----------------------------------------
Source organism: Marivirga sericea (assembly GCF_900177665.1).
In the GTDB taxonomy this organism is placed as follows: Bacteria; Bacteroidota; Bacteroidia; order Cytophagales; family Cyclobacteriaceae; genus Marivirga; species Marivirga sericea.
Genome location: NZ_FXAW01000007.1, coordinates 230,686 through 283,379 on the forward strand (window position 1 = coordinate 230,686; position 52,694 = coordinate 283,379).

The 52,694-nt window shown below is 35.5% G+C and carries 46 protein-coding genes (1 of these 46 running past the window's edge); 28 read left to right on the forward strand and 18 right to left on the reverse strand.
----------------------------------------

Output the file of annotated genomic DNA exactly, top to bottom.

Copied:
Source organism: Marivirga sericea (assembly GCF_900177665.1).
In the GTDB taxonomy this organism is placed as follows: Bacteria; Bacteroidota; Bacteroidia; order Cytophagales; family Cyclobacteriaceae; genus Marivirga; species Marivirga sericea.
Genome location: NZ_FXAW01000007.1, coordinates 230,686 through 283,379 on the forward strand (window position 1 = coordinate 230,686; position 52,694 = coordinate 283,379).

The 52,694-nt window shown below is 35.5% G+C and carries 46 protein-coding genes (1 of these 46 running past the window's edge); 28 read left to right on the forward strand and 18 right to left on the reverse strand.